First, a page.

At the Thursday meeting, the Port Authority Commission also supported giving Shortridge a loan for the project. Last fall, the City Council and Port Authority Commission granted Shortridge $550,000 in tax increment financing (TIF) for the renovation project. On Thursday, Shortridge also asked for a $150,000 below-market-rate loan from the Port Authority.

“I appreciate everything you’ve done so far, it’s beautiful and wonderful for Winona,” Port Authority Commission member Laurie Lucas said, in an apparent reference to Shortridge’s work on the Latsch Building and other properties. “My only concern is setting a precedent.” Will future developers expect to get multiple rounds of assistance from the city, Lucas asked. In an interview, she explained, “We had already given him the TIF, and worked with him already on finance.” Winona is going to have a lot more development projects come forward in the future, she said. “We’re going to run out of money that we’re going to have to loan,” Lucas stated. Lucas’ fellow commission members did not share that concern, and city staff members pointed out that on projects of this size, the city has traditionally aided developers. Lucas and the rest of the commission voted unanimously to support the loan.

City staff still needs to find out whether Shortridge’s project could utilize city-held federal loan funds without triggering a requirement to pay construction workers prevailing wages, and the City Council still needs to approve the loan.

Aghaming, Prairie Island, food trucks on Tuesday’s council agenda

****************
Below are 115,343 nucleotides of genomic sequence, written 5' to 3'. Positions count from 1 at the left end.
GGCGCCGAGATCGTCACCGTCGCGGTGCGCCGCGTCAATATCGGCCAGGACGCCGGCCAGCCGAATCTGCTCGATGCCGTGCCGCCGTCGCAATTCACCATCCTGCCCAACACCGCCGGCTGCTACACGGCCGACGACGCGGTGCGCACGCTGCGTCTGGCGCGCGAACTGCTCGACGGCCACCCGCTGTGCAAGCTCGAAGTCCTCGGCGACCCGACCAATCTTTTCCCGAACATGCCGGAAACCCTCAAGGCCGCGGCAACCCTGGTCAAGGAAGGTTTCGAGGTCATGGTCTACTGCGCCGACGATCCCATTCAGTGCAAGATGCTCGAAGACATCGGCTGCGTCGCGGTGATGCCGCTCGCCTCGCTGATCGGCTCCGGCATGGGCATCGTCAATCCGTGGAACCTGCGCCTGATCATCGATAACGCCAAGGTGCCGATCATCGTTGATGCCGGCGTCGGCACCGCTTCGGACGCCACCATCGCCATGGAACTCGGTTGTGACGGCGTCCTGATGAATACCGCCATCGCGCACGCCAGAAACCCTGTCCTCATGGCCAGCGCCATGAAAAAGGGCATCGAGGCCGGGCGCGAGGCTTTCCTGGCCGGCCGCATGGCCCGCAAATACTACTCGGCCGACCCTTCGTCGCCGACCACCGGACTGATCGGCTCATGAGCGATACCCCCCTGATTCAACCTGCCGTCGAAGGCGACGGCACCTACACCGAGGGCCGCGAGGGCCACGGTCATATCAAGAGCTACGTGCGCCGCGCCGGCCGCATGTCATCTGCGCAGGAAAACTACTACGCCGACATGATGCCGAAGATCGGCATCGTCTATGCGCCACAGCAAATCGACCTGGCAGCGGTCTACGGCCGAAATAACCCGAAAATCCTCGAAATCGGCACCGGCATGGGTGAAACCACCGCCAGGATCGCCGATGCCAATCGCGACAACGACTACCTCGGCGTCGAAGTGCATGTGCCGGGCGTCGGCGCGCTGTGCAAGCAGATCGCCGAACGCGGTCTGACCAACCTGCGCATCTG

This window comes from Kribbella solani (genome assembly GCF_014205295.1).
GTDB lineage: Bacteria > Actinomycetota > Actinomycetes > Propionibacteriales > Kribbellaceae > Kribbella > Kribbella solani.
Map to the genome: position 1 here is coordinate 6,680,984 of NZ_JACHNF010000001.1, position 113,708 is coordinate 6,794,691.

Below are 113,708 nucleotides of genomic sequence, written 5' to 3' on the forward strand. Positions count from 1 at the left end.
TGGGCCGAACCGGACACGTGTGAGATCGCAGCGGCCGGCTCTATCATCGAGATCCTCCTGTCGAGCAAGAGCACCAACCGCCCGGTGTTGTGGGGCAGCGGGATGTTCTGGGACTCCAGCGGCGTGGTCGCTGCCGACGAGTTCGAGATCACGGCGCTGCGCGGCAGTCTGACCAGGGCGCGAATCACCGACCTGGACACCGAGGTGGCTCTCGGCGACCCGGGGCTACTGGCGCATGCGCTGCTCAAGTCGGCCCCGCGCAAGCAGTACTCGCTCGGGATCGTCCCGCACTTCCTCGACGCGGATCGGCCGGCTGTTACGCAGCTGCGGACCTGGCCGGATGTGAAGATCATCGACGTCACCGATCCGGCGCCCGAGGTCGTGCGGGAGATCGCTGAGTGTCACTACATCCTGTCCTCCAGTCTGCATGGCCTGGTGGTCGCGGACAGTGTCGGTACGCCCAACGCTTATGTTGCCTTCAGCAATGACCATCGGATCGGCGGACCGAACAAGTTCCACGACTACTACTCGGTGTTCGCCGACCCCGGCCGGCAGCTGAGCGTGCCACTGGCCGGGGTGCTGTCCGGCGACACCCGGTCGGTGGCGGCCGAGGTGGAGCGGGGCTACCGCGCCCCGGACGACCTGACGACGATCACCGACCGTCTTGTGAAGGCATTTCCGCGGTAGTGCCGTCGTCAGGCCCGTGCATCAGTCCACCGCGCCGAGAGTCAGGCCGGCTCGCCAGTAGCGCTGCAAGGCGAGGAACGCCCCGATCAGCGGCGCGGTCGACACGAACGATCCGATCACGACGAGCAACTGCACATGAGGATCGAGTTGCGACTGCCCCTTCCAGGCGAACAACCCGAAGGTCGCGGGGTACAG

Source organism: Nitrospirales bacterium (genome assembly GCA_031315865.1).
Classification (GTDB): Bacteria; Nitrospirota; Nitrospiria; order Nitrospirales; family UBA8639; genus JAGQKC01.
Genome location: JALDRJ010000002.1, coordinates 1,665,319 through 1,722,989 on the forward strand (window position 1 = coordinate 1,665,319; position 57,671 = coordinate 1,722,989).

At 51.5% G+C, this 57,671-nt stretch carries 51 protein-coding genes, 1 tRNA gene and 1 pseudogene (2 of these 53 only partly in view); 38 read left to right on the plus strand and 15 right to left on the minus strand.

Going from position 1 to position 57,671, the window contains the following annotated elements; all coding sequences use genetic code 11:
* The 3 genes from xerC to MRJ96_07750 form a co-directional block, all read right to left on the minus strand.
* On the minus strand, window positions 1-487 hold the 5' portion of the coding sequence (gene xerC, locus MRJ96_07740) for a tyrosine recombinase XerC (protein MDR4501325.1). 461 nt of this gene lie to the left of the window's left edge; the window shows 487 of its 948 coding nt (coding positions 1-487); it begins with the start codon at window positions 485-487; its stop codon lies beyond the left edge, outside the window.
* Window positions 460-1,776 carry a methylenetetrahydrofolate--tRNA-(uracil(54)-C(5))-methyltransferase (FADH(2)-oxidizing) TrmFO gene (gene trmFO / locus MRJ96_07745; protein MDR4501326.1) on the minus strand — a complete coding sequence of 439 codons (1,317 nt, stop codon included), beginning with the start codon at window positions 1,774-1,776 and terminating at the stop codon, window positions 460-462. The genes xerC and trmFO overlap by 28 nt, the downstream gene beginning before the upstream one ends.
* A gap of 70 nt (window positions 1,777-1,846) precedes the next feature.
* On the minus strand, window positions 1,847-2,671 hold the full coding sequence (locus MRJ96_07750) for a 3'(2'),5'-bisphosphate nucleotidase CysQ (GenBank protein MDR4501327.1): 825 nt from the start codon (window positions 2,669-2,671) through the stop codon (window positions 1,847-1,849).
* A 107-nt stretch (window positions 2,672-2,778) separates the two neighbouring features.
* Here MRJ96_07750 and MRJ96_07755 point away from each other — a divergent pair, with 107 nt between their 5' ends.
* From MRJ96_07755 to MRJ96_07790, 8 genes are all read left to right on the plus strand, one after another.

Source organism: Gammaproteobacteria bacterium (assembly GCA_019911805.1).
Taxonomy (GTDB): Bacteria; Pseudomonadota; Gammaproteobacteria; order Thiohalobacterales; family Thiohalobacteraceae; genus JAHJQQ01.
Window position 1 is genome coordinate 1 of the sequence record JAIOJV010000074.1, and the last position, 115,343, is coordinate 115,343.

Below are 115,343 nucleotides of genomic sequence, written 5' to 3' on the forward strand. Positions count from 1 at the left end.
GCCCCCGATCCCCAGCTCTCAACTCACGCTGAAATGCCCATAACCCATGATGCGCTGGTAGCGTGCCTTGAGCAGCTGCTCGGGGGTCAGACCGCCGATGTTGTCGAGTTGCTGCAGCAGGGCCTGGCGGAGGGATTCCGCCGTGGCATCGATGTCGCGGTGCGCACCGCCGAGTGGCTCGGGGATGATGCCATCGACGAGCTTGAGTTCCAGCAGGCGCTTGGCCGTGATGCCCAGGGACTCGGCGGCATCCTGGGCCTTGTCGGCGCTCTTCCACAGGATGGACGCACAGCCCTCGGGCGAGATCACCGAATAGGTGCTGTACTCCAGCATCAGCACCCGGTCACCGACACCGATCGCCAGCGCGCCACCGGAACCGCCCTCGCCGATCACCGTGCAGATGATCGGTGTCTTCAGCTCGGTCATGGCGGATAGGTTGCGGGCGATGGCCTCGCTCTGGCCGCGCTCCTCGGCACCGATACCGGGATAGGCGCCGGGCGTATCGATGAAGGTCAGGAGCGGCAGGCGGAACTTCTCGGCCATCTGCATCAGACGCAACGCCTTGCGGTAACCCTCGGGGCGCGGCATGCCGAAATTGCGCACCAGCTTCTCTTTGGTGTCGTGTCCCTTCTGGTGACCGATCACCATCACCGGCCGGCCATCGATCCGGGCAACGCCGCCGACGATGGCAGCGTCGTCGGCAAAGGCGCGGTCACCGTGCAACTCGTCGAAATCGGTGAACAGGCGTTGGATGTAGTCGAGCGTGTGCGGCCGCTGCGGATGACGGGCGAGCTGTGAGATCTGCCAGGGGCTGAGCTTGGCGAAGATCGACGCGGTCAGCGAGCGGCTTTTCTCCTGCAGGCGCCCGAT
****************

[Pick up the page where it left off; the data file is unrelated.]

On Tuesday, the City Council is expected to vote on an agreement that would transfer management of city’s Aghaming Park to the U.S. Fish and Wildlife Service (FWS), a new ordinance that would make it easier for food trucks to operate in the city, and a final contract with the new managers of Prairie Island Campground.

Across the Wagon Bridge from Latsch Island, the backwaters and trails of Aghaming Park were a gift from John Latsch to the city of Winona decades ago. While owned by the city, the land is across the Wisconsin state line. For years, the city has tried to get the FWS’ National Wildlife Refuge to take over management of Aghaming Park. The refuge system already encompasses many nearby backwaters and river bottom forests, including other land originally donated by Latsch to the city. However, in years past, the FWS said it was unwilling to take over management of Aghaming unless private property within Aghaming Park — in particular, the late Ray Martin’s boathouse — was removed.

The proposed agreement essentially draws a circle around the Martin family’s boathouse and excludes it from FWS responsibility. Throughout the rest of Aghaming Park, the city would still own the land, but the FWS would take responsibility for managing it.

According to FWS Winona District Manager Mary Stefanski, camping and fires would be prohibited in Aghaming Park and motor vehicles would only be allowed from December 1 to February 28. She said those were existing city rules and not FWS rules.

Stefanski said that if the proposed management agreement is approved, the FWS would work with the city to develop a management plan for Aghaming Park, which would spell out what activities are allowed or prohibited, whether any sensitive areas need special protection, and what conservation work, if any, would be done.

The full City Council agenda is available online at under “public documents.” The City Council will meet at 6:30 p.m. on Tuesday in the council chambers on the third floor of city hall, 207 Lafayette Street. This meeting is open to the public.